The Power of Silent Empathy
How to Break Down Barriers to Connection When Words Don’t Work
By Rita Herzog
When I first learned about the concept of silent empathy during a workshop with Marshall Rosenberg many years ago, I didn’t know how soon I’d have the opportunity to try it out. I was visiting my daughter for four days and even though it seemed to be going well, I must have been acting in my old mother role, making comments about her life, analyzing her behavior, giving her my view on everything – and all unasked for!
On the third morning we went for a long walk and stopped at a cafe. After we ordered breakfast, she looked at me and said (with much intensity), “So when are you going to stop criticizing me?” I was always taught that if I am asked a question I’m obligated to answer it. But no matter what I would have said, I knew it would quickly escalate into a prolonged argument. There was no way to win.
Just in time, I remembered what I had learned. There was another alternative — silent empathy! So I reached out silently to my daughter, and tuned in. I guessed that she was feeling frustrated and despairing, yearning for an ease of connection with me. She wanted us to be together in a new way, a different kind of mother-daughter relationship.
She took a breath, waiting for me to answer her, waiting for the start of the familiar argument. She looked puzzled for a second. Then she slowly let her breath out . . . and it was over. We started talking about something else, and had a pleasant day.
I wanted to shout, “Hey, it works!” For the first time, I was able to shift the dynamic of our relationship at that moment of impasse.
I realized that one way my daughter would reach out to me when she felt disconnected was to be provocative, to be sure she would get a response. I had been skeptical that silent empathy could work, that the energy could flow as easily as spoken words. It was difficult for me to imagine how to communicate in silence, or to trust in that energy that can be offered by one person and received by another. I imagined that just sitting in silence in witness to someone’s pain might be enough. But silent empathy is not a passive endeavor; it asks as much of me as when I am offering empathic words to another.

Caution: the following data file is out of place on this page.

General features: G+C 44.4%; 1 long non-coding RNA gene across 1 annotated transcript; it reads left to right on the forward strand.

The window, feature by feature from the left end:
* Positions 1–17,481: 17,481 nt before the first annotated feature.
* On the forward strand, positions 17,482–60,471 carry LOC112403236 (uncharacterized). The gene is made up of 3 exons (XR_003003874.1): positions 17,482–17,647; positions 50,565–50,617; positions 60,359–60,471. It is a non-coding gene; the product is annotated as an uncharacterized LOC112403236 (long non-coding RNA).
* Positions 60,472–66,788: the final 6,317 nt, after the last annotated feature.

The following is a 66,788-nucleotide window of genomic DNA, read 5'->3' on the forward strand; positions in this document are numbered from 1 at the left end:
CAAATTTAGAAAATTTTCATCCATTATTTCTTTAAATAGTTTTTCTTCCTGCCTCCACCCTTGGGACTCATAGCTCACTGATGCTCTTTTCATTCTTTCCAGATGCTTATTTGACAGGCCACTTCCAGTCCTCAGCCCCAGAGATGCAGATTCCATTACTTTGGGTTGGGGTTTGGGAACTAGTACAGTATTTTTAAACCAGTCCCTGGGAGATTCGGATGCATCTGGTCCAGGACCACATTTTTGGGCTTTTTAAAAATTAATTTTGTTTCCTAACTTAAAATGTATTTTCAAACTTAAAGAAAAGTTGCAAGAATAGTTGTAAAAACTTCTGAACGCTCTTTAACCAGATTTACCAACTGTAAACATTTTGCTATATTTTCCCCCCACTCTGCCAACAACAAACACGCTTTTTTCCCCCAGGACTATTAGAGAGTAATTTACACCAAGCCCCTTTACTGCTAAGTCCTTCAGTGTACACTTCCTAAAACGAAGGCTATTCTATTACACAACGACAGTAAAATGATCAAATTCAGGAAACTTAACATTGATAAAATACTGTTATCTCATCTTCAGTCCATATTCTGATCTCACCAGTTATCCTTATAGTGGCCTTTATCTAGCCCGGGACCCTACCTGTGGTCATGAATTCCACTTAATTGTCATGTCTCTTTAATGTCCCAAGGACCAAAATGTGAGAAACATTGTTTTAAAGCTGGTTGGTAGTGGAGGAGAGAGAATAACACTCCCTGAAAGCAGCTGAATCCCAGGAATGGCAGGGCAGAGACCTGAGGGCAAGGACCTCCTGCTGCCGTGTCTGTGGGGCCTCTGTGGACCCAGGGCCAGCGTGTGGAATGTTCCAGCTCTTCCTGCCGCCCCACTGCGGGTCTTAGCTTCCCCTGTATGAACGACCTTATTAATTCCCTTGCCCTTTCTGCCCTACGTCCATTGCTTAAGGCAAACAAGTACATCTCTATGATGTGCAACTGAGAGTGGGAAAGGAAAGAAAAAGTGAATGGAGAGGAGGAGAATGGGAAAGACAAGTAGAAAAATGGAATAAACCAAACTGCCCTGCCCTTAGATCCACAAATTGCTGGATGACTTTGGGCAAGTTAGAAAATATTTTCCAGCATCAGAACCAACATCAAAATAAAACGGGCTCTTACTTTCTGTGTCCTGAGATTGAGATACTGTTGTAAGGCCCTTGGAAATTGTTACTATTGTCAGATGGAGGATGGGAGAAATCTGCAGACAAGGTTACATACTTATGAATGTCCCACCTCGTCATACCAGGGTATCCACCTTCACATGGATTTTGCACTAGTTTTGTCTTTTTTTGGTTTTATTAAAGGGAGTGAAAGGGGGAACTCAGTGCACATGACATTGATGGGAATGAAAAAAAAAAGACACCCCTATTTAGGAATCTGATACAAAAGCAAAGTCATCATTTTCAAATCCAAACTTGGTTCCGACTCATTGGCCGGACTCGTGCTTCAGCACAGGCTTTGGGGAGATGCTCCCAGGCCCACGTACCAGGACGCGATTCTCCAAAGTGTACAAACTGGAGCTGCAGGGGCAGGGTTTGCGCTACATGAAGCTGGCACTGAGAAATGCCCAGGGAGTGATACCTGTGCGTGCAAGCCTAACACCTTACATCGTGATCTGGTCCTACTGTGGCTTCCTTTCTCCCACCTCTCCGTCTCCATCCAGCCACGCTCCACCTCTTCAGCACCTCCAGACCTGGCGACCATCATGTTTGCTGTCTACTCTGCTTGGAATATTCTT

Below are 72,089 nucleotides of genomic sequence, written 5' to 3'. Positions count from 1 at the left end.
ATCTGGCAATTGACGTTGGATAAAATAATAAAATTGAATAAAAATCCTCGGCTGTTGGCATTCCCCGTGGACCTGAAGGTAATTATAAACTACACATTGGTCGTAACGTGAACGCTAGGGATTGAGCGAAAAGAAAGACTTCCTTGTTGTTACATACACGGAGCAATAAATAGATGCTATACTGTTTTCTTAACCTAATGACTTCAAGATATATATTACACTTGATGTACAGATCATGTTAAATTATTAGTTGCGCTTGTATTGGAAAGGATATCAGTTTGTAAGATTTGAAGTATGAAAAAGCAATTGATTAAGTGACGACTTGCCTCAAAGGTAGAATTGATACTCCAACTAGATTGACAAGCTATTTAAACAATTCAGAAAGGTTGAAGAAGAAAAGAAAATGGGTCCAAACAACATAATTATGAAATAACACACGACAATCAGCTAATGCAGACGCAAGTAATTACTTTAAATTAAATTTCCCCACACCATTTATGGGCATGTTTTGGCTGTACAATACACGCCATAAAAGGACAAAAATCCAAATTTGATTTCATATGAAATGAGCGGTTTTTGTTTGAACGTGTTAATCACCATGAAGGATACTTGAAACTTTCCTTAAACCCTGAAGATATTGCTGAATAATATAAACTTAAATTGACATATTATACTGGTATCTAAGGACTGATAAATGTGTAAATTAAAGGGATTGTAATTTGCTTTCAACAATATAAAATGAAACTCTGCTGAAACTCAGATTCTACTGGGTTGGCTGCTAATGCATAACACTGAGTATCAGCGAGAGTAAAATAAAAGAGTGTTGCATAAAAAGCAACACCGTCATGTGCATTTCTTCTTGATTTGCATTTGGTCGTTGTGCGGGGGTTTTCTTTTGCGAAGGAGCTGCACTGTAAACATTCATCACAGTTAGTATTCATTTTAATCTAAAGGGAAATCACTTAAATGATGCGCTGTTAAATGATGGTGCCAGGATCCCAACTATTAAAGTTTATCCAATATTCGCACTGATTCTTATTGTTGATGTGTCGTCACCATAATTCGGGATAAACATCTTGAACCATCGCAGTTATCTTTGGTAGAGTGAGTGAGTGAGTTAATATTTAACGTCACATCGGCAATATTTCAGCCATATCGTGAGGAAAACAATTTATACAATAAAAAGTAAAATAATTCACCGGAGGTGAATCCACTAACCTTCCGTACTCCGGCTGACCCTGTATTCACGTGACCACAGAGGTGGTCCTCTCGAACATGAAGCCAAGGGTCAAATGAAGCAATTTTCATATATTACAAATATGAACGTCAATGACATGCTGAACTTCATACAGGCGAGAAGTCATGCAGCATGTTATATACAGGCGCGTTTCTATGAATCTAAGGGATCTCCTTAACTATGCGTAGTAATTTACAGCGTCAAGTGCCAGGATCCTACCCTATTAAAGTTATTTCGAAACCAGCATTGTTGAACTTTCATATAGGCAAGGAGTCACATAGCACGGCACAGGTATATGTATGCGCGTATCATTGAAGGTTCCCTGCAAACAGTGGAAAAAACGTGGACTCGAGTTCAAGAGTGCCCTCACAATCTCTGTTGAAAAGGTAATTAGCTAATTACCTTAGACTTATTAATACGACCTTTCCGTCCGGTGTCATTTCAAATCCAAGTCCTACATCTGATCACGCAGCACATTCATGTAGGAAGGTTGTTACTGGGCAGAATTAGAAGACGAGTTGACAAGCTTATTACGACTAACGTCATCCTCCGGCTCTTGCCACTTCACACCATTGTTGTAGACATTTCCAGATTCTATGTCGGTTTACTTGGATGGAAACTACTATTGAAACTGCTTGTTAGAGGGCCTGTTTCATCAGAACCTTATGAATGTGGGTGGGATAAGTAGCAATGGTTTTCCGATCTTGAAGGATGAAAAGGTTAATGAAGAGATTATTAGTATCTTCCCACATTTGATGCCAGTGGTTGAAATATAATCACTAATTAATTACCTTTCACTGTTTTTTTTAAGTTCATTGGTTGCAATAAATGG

Since NVC is mostly about the spoken word, and practicing what to say to each other, I have not found silent empathy to be discussed or explored very often. But silent empathy is one of the many treasures that NVC has brought to my life.
Rita Hertzog has been studying and teaching Nonviolent Communication for over 20 years. As an early pioneer, she coordinated the work of CNVC from her dining room table, and has had the privilege of seeing NVC enhance people’s lives in ever widening circles to five continents and 40 countries. Rita has a master’s degree in teaching, and has worked as the teacher/ coordinator of an independent school, a day care director, a college instructor, and as visiting faculty of the Gestalt Institute of Cleveland. She has offered NVC training in Japan, Brazil, Mexico, and many parts of Europe, as well in the U.S. Rita continues to facilitate the work of the CNVC trainer certification team of registration coordinators and assessors.